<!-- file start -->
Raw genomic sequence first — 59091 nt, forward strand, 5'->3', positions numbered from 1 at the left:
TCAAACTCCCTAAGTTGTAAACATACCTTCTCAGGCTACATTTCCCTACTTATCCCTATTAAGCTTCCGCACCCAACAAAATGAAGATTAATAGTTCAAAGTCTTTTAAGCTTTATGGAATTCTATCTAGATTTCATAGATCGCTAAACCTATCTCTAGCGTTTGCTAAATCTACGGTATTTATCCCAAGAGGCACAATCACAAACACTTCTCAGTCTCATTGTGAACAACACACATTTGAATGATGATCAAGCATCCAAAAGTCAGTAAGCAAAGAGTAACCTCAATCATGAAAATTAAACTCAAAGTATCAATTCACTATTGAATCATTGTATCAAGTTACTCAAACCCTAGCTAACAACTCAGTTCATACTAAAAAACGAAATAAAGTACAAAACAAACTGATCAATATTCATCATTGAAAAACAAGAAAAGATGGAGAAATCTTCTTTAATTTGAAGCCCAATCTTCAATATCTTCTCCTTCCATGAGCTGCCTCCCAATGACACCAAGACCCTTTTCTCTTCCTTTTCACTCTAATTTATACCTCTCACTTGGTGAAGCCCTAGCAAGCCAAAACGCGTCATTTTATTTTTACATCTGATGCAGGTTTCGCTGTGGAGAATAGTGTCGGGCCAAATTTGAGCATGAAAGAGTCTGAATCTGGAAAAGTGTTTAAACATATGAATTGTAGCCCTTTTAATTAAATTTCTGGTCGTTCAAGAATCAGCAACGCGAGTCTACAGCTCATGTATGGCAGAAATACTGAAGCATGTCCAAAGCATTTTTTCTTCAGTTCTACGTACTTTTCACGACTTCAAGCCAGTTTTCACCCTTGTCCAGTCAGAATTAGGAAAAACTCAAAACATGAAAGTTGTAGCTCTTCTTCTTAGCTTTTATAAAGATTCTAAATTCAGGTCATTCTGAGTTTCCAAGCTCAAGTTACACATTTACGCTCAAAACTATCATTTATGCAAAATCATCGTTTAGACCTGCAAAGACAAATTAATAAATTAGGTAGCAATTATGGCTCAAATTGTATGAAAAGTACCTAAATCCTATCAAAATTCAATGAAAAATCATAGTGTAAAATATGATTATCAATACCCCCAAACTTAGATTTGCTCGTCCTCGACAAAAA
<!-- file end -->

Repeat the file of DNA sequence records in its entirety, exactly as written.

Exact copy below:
Raw genomic sequence first — 59091 nt, forward strand, 5'->3', positions numbered from 1 at the left:
TCAAACTCCCTAAGTTGTAAACATACCTTCTCAGGCTACATTTCCCTACTTATCCCTATTAAGCTTCCGCACCCAACAAAATGAAGATTAATAGTTCAAAGTCTTTTAAGCTTTATGGAATTCTATCTAGATTTCATAGATCGCTAAACCTATCTCTAGCGTTTGCTAAATCTACGGTATTTATCCCAAGAGGCACAATCACAAACACTTCTCAGTCTCATTGTGAACAACACACATTTGAATGATGATCAAGCATCCAAAAGTCAGTAAGCAAAGAGTAACCTCAATCATGAAAATTAAACTCAAAGTATCAATTCACTATTGAATCATTGTATCAAGTTACTCAAACCCTAGCTAACAACTCAGTTCATACTAAAAAACGAAATAAAGTACAAAACAAACTGATCAATATTCATCATTGAAAAACAAGAAAAGATGGAGAAATCTTCTTTAATTTGAAGCCCAATCTTCAATATCTTCTCCTTCCATGAGCTGCCTCCCAATGACACCAAGACCCTTTTCTCTTCCTTTTCACTCTAATTTATACCTCTCACTTGGTGAAGCCCTAGCAAGCCAAAACGCGTCATTTTATTTTTACATCTGATGCAGGTTTCGCTGTGGAGAATAGTGTCGGGCCAAATTTGAGCATGAAAGAGTCTGAATCTGGAAAAGTGTTTAAACATATGAATTGTAGCCCTTTTAATTAAATTTCTGGTCGTTCAAGAATCAGCAACGCGAGTCTACAGCTCATGTATGGCAGAAATACTGAAGCATGTCCAAAGCATTTTTTCTTCAGTTCTACGTACTTTTCACGACTTCAAGCCAGTTTTCACCCTTGTCCAGTCAGAATTAGGAAAAACTCAAAACATGAAAGTTGTAGCTCTTCTTCTTAGCTTTTATAAAGATTCTAAATTCAGGTCATTCTGAGTTTCCAAGCTCAAGTTACACATTTACGCTCAAAACTATCATTTATGCAAAATCATCGTTTAGACCTGCAAAGACAAATTAATAAATTAGGTAGCAATTATGGCTCAAATTGTATGAAAAGTACCTAAATCCTATCAAAATTCAATGAAAAATCATAGTGTAAAATATGATTATCAATACCCCCAAACTTAGATTTGCTCGTCCTCGACAAAAA